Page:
Introduction to Blog

I launched the website and the Blog after having spoken to government officials, political analysts and security experts specializing in South Asian affairs from three continents. The feedback was uniformly consistent. The bottom line is that when Kashmiris are suffering and the world has its own set of priorities, we need to find ways to help each other. We must be realistic, go beyond polemics and demagoguery, and propose innovative ideas that will bring peace, justice and prosperity in all of Jammu and Kashmir.

The author had two reasons to create this blog. First, it was to address the question that was being asked repeatedly, especially, by journalists and other observers in the U.S., U.K., and Canada, inquiring whether the Kashmiri society was concerned about social, cultural and environmental challenges in the valley given that only political upheaval and violence were reported or highlighted by media.

Second, the author has covered the entire spectrum of societal issues and challenges facing Kashmiri people over an 8-year period with the exception of politics given that politics gets all the exposure at the expense of REAL CHALLENGES that will likely result in irreversible degradation in the quality of life and the standard of living for future generations of Kashmiris to come.

The author stopped adding additional material to the Blog once it was felt that most, if not all, concerns, challenges and issues facing the Kashmiri society are cataloged in the Blog. There are over 1900 entries in the Blog and most commentaries include short biographical sketches of authors to bring readers close to the essence of Kashmir. Unfortunately, the 8-year assessment also indicates that neither Kashmiri civil society, nor intellectuals or political leadership have any inclination or enthusiasm in pursuing issues that do not coincide with their vested political agendas. What it means for the future of Kashmiri children and their children is unfathomable. But the evidence is all laid out.

This Blog is a reality check on Kashmir. It is a historical record of how Kashmir lost its way.

Vijay Sazawal, Ph.D.

Thursday, March 13, 2008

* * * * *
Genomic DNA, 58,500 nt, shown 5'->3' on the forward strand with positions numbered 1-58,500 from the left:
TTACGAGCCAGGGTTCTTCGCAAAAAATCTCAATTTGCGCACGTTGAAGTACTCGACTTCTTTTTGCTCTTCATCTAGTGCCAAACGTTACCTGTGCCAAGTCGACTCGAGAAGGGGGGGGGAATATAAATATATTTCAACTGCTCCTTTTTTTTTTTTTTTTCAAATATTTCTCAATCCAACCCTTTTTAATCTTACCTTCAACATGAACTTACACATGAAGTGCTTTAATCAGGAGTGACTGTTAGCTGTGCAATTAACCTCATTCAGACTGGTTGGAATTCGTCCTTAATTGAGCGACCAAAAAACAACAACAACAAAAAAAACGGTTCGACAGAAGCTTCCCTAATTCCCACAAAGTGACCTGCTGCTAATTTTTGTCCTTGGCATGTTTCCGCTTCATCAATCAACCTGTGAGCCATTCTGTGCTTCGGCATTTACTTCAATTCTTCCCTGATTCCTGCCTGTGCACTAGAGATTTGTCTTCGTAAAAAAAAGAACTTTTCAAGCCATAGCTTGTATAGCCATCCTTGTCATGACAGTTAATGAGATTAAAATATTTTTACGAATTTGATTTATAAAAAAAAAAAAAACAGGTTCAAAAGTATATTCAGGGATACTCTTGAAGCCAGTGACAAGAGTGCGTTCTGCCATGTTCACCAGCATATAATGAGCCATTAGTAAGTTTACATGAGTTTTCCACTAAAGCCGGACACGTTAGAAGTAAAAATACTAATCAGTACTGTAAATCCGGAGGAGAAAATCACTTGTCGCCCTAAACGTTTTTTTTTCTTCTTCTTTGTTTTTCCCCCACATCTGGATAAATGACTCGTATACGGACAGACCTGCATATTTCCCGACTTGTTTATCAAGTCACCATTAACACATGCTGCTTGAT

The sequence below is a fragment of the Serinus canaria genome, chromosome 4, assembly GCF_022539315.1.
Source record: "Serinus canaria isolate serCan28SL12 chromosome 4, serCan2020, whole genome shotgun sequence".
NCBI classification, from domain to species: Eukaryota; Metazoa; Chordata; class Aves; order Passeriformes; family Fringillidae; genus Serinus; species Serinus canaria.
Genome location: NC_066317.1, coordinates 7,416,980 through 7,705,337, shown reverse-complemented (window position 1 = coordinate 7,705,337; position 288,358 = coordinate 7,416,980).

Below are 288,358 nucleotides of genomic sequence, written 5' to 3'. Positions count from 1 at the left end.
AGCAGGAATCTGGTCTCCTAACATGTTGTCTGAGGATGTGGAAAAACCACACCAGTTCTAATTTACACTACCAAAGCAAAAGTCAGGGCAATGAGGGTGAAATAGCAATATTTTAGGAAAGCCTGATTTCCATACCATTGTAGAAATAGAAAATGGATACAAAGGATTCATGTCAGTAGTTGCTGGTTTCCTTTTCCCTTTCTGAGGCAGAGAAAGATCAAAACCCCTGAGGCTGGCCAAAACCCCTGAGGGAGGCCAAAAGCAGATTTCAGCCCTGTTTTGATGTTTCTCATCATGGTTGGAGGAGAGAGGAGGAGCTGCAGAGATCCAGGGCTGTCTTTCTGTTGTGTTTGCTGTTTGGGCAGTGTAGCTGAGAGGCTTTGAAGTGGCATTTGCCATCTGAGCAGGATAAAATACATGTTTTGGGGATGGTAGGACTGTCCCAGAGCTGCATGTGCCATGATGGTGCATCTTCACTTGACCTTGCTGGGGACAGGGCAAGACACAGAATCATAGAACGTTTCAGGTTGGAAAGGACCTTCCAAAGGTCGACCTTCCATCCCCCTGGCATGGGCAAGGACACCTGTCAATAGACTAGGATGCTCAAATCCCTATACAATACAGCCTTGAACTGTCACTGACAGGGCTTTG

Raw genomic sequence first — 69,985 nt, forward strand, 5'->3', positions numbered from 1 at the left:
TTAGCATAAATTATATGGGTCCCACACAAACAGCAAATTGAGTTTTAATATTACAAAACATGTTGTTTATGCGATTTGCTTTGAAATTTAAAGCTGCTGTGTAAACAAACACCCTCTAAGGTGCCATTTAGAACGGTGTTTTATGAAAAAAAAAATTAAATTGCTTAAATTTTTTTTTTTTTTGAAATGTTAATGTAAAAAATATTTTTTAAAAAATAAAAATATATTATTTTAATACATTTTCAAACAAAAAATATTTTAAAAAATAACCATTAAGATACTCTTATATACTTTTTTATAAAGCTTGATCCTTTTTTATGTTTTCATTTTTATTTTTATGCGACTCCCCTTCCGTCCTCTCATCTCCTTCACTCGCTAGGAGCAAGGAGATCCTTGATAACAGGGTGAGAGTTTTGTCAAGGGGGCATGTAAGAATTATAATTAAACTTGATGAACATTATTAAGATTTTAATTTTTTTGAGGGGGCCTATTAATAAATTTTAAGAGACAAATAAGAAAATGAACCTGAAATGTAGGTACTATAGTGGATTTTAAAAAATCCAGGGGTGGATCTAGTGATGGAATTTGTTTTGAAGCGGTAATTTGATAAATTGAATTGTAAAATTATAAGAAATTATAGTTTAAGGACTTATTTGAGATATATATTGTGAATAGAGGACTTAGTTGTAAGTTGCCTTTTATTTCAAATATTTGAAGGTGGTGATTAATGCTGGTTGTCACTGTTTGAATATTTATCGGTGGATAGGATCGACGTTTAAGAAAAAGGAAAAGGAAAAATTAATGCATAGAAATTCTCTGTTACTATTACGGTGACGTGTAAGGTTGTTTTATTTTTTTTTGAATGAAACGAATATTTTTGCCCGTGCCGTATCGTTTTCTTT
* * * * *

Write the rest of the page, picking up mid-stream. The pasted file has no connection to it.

A Story of Hope and Inspiration: A Woman Named Sara

Sara shows the resilience of proud Kashmiri culture. There is beauty in her spirit.

A woman called Sara

(Even an ordinary person can teach important lessons of the life, Syed Sibghat Geelani, encounters one such woman, who taught her some basic things.)

Clad in a traditional Kashmiri dress, with kanwajis (long earrings) in ears, Kasab on head and with kangri protruding underneath her tattered Pheran, she presents a glum picture. Sitting on the busy Amira Kadal Bridge with a basketful of fishes, she aspires to sell them all by her selling abilities. Meet Sara, the fisherwoman.

The weather is vacillating and I can see she is wearing an old pair of torn slippers. Her feet are swollen, she doesn’t seem to bother. Even though she appears to be very strong and convinced but her eyes are narrating a different tale; a saga of uncertainties, miseries and poverty. I am observing her quite a while now and she thinks I have to buy fish from her. Her eyes lighten up when I ask her; why is she so sad? Within a span of few moments, she reveals her life, responsibilities, ordeals and struggle.

Every morning the suns rays fall upon the shimmering blue waters of Dal making the waves ripple beneath the doonga Sara lives in. It is the time when Sara leaves for work along with other fisherwomen. Her husband Altaf has already collected the days catch and now Sara has to sell them. Her husband is a fisherman and Sara has no option but to sell the fish to make their ends meet.

Her day is the beginning of a long and tiring work and she is not sure whether she will be able to sell the whole stock or not. Sara has been married for two years now and is the proud mother of a seven-month-old baby. Before venturing out to sell fish she keeps her child with her mother in another part of the lake. Then, begins her usual struggle for the day. Her days are hard and depressing. She dreams of a miracle to take her away from this sordid life. Everyday her destination ends at Amira Kadal Bridge that is where she gets a due sale. If she cannot sell the fish on the bridge then she goes door to door to sell fish. During the winter season, it gets even worse. At times it becomes difficult for her to sit on the bridge in cold with damp feet. However with all the hardships and ordeal in day- to-day life; at the end of the day she is a satisfied lady as her husband and son get their stomachs filled. It gives her pride.

I leave but her resilience and confidence gives me courage. Why is it that we get disheartened when we don’t get what we aim? This simple women taught me what exactly struggle is and at the end how striving for success yields results. I need to learn that there are no easy and readymade things for success, success has to be achieved.

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